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Henry Allingham dies, ages 113yrs old....

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Post Sat Jul 18, 2009 7:53 pm

Henry Allingham dies, ages 113yrs old....

http://news.uk.msn.com/uk/article.aspx? ... =148636287

a very sad piece of news,

I recently re-read his biogaphy "kitcheners last volunteer", a remarkable life story for certain.

the country should be very very proud of this man and his generation, we today cannot truly imagine what they saw through their eyes and endured day to day.

I feel his funeral should be marked, school children (and people from later generations) should be made aware of his -and his comrades- passing and taught of the sacrifices these men gave, in both wars.

there are now only two more British veterans of the Great War, Harry Patch (111) and Claude Choules (108).

in our lifetimes, probably in the coming 20 years, we'll also wave goodbye to those veterans of 39-45 too, we have a responsibility to ensure all is not forgotten, it's about time our schools taught proper, rellevent history and our gov't did more for them.

god bless you Henry,

re-united at last.
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Post Sat Jul 18, 2009 9:29 pm

Nicely put Hugh.

I had relatives in WW1, a couple signed up between 14 -15 yrs old to join their brothers.
My grandfather god rest his soul was on D4, day four of the Normandy landings.

Our government doesn't do enough for those that never made if back from our conflicts and those that have.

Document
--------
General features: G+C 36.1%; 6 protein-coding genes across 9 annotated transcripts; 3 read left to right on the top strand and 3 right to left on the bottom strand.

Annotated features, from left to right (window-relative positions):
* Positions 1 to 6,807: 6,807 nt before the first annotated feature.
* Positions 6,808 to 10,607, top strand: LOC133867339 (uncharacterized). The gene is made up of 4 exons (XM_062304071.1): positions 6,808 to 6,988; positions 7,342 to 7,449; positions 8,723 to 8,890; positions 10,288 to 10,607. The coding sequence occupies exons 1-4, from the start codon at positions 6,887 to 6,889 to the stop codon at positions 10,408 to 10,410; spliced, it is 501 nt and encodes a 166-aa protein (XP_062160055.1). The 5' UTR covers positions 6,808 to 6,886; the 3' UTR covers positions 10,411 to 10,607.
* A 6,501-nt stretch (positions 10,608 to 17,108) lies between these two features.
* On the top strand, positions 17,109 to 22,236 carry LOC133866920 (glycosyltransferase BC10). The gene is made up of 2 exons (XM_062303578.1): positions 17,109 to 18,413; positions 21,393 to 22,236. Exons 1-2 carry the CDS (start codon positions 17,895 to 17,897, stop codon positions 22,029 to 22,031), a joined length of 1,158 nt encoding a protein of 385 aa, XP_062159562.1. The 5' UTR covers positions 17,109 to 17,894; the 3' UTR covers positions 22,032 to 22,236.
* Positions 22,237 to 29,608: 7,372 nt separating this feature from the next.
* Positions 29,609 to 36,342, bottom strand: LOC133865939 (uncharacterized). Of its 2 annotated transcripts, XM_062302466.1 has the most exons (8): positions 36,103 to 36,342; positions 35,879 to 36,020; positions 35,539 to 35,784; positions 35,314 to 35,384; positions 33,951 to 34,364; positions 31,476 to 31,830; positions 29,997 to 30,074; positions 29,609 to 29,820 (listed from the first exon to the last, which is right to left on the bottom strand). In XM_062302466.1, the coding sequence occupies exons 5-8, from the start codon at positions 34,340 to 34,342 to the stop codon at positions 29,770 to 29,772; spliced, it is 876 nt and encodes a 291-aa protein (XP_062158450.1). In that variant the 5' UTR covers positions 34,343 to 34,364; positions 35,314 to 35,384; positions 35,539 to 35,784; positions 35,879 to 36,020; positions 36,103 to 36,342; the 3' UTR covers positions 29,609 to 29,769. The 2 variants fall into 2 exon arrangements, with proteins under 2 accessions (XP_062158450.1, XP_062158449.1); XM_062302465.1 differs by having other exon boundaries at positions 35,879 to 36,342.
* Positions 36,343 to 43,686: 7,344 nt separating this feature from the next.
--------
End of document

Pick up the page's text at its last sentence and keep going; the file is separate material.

It's about time we did more for those on the streets troubled by what they have been through.

You can't program a man to be a killing machine and expect just to drop them back into society.

Henry I for one appreciate what you and your band of brothers did for us.

Rest in peace.
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Post Sat Jul 18, 2009 9:53 pm

Nicely done Hugh.

There is a strong movement to give the last survivor a state funeral.

That's highly likely to be Harry Patch though, as Claude Choules is now an Australian, and anyway will, in all probability, be buried and commemorated there.
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Post Sun Jul 19, 2009 12:08 pm

I've always wanted to go to the WW1 cemetaries and memorials, would be another trip again for the WW11 stuff. My step son is off to france in october with his school, Flanders, Ypres etc. I've offered to go with them and pay my own way as a helper but, I can't help feeling it's more of a personal journey when visiting somewhere like that and am secretly hoping they don't take me up on the offer now as i've an old group of pals, i don't see them now since i stopped racing but, it'd be nice to stick to what we said and all go out there.